27 April 2014

East Africa: Arusha Summit to Chart Next Steps

Arusha will this week host the five Heads of State of the East African Community, namely Burundi, Kenya, Rwanda, Uganda and Tanzania. In the chair will be President Uhuru Kenyatta of Kenya.

According to officials at the EAC Secretariat, the agenda includes alternative financing mechanisms for the EAC; progress of negotiations on the admission of the Republic of South Sudan into the Community; as well as a progress report on the EAC Institutional Review.

No doubt the other pressing issue is the threat of terrorism to the economic interests of the Community. Recent attacks in Nairobi have hurt Kenya's tourism industry. However the whole region has to take a unified stand on how to handle this threat to EAC prosperity. Especially given the fact that it involves added costs to businesses and deters foreign investment.

The EAC is also expected to finalise talks with the European Union over the Economic Partnerships Agreements (EPA). It would not be surprising if the Presidents do not touch on this issue since it will impact on the Community's trade relations with the EU for the foreseeable future.

Ultimately the EU wants elimination of tariffs to zero for access to the EAC market over a transition period of 25 years. This means the EAC will have to routinely modify the Common External Tariff to accommodate the EPA provisions and this could also mean less taxes from imports.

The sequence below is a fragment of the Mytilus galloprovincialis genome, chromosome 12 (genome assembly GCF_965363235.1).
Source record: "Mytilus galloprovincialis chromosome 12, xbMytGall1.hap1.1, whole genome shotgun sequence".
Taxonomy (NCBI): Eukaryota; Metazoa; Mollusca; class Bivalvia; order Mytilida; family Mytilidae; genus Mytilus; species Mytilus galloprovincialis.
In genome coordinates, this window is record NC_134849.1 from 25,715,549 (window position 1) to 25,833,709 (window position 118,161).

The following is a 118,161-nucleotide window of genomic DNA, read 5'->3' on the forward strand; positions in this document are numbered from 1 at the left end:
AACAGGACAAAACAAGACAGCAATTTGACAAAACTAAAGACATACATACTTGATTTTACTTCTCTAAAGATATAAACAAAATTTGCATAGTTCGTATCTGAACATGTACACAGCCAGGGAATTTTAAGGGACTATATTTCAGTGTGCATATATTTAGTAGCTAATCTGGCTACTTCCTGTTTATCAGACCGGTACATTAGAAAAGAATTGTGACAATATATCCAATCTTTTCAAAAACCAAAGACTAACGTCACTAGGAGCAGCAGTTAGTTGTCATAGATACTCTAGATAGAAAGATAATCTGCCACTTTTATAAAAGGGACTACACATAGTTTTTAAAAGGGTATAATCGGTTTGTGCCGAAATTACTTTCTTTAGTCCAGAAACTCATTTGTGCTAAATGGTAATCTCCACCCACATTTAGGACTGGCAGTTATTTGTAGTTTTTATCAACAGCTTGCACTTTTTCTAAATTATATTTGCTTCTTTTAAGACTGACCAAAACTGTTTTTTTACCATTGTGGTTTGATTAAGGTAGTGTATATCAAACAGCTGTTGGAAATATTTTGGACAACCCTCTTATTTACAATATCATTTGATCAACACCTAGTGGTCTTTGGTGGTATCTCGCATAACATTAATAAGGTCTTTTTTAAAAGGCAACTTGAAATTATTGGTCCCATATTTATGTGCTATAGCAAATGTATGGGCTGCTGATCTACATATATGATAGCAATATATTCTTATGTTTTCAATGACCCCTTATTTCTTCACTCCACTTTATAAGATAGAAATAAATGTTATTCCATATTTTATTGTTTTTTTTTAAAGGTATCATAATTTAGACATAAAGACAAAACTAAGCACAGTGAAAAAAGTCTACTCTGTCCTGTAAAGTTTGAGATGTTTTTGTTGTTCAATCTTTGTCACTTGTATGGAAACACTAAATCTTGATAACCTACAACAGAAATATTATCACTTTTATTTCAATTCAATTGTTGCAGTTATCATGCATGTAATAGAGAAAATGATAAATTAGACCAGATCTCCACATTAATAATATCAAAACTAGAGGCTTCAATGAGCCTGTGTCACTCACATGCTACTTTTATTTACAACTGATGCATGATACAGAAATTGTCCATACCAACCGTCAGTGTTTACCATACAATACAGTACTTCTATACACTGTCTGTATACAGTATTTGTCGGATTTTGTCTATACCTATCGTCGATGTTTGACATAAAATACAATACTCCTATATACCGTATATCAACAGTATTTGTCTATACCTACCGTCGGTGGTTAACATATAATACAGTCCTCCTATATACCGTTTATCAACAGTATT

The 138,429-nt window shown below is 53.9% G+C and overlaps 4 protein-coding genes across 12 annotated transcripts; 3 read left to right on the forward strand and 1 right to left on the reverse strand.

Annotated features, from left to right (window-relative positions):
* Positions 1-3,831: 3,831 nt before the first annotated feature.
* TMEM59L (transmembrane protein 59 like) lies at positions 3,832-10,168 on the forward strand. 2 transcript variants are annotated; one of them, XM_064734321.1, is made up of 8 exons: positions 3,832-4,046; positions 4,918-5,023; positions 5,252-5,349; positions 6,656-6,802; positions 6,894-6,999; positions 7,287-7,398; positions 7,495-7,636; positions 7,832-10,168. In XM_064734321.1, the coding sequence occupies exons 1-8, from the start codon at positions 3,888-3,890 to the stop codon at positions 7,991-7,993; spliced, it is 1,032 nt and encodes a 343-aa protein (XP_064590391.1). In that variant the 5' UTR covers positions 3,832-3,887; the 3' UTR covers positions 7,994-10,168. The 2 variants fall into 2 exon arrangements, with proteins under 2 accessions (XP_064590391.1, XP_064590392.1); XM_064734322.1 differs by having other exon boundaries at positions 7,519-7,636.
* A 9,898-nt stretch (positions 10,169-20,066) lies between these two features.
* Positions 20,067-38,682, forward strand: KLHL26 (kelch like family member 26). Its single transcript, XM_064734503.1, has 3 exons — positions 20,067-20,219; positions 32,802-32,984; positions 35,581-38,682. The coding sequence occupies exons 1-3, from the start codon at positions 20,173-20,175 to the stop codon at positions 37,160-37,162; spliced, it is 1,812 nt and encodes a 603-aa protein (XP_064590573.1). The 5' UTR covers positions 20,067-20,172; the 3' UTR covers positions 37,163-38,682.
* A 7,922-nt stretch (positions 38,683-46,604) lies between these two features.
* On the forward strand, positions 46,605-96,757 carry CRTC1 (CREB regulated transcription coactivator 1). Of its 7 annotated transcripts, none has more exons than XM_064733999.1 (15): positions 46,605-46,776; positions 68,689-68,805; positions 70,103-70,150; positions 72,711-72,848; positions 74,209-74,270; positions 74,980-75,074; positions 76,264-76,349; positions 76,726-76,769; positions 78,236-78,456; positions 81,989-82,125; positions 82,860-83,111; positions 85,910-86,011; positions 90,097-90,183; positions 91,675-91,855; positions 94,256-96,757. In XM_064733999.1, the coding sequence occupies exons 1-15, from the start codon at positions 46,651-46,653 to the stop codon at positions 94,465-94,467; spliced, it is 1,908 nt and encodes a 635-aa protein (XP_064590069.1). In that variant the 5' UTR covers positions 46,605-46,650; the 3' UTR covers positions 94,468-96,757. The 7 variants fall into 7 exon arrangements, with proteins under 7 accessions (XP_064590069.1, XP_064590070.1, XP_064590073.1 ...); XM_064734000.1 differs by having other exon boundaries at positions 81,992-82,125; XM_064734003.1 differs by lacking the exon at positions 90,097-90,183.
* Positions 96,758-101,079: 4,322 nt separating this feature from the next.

Recently, the Kenya Minister for Commerce and EAC Affairs Secretary Phillis Kandie said the key challenges the Community faces involve inadequate coordination mechanisms arising from fragmented institutional implementation framework and conflicting commitments under duplicated mandates in the different regional economic communities.

The solution here is learning to give away part of the national sovreignity if the EAC is to function with any level of effectiveness.

However public policy toward economic integration is also, to an important extent, responsive to the tastes that people have regarding various aspects of such integration, as well as to the technologies that make integration possible, specifically the Internet.

In addition, globalization requires that national citizens address the question of what sort of balance they wish to strike between their interest in enjoying the benefits of economic integration and their concern that international economic integration requires that they learn to live with new risks.

In economic integration no country pays customs duty within the integrated area, so it results in lower prices both for the distributors and the consumers. The ultimate aim is to increase trade across the region. Another very important point is that integration is a vital strategy for addressing the effects of political instability and human conflicts that might affect a region. East Africans are quickly coming to a point of no return. We either move ahead together or fall apart in disarray. Lets move ahead.

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